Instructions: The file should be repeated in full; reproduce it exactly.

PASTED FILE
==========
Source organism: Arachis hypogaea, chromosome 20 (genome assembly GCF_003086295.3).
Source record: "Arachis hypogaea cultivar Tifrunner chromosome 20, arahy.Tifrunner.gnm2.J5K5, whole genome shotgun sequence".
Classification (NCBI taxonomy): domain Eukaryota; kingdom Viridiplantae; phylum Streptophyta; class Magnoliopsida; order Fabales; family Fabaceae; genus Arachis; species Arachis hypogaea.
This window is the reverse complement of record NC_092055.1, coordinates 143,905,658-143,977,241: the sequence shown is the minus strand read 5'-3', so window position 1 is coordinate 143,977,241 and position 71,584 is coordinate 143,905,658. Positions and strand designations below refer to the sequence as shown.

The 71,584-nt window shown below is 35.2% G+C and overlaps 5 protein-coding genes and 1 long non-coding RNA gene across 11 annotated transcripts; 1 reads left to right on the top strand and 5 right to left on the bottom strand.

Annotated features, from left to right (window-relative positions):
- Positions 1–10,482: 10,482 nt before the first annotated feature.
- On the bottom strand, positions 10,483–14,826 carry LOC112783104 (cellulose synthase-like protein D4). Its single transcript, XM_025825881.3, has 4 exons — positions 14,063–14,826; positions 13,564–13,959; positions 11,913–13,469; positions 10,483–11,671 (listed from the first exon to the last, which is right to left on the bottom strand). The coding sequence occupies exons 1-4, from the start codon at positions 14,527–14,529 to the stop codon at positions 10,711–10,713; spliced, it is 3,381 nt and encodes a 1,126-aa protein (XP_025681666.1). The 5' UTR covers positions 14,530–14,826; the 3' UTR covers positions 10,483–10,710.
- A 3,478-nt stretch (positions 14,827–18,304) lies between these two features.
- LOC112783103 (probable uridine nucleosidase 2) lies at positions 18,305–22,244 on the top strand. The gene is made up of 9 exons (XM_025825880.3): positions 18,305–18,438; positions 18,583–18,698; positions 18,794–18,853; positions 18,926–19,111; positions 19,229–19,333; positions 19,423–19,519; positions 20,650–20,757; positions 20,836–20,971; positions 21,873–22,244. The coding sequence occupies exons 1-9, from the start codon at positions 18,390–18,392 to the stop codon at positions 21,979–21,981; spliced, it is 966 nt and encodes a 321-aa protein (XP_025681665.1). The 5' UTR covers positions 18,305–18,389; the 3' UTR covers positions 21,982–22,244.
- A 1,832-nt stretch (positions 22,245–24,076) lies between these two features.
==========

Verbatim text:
Source organism: Arachis hypogaea, chromosome 20 (genome assembly GCF_003086295.3).
Source record: "Arachis hypogaea cultivar Tifrunner chromosome 20, arahy.Tifrunner.gnm2.J5K5, whole genome shotgun sequence".
Classification (NCBI taxonomy): domain Eukaryota; kingdom Viridiplantae; phylum Streptophyta; class Magnoliopsida; order Fabales; family Fabaceae; genus Arachis; species Arachis hypogaea.
This window is the reverse complement of record NC_092055.1, coordinates 143,905,658-143,977,241: the sequence shown is the minus strand read 5'-3', so window position 1 is coordinate 143,977,241 and position 71,584 is coordinate 143,905,658. Positions and strand designations below refer to the sequence as shown.

The 71,584-nt window shown below is 35.2% G+C and overlaps 5 protein-coding genes and 1 long non-coding RNA gene across 11 annotated transcripts; 1 reads left to right on the top strand and 5 right to left on the bottom strand.

Annotated features, from left to right (window-relative positions):
- Positions 1–10,482: 10,482 nt before the first annotated feature.
- On the bottom strand, positions 10,483–14,826 carry LOC112783104 (cellulose synthase-like protein D4). Its single transcript, XM_025825881.3, has 4 exons — positions 14,063–14,826; positions 13,564–13,959; positions 11,913–13,469; positions 10,483–11,671 (listed from the first exon to the last, which is right to left on the bottom strand). The coding sequence occupies exons 1-4, from the start codon at positions 14,527–14,529 to the stop codon at positions 10,711–10,713; spliced, it is 3,381 nt and encodes a 1,126-aa protein (XP_025681666.1). The 5' UTR covers positions 14,530–14,826; the 3' UTR covers positions 10,483–10,710.
- A 3,478-nt stretch (positions 14,827–18,304) lies between these two features.
- LOC112783103 (probable uridine nucleosidase 2) lies at positions 18,305–22,244 on the top strand. The gene is made up of 9 exons (XM_025825880.3): positions 18,305–18,438; positions 18,583–18,698; positions 18,794–18,853; positions 18,926–19,111; positions 19,229–19,333; positions 19,423–19,519; positions 20,650–20,757; positions 20,836–20,971; positions 21,873–22,244. The coding sequence occupies exons 1-9, from the start codon at positions 18,390–18,392 to the stop codon at positions 21,979–21,981; spliced, it is 966 nt and encodes a 321-aa protein (XP_025681665.1). The 5' UTR covers positions 18,305–18,389; the 3' UTR covers positions 21,982–22,244.
- A 1,832-nt stretch (positions 22,245–24,076) lies between these two features.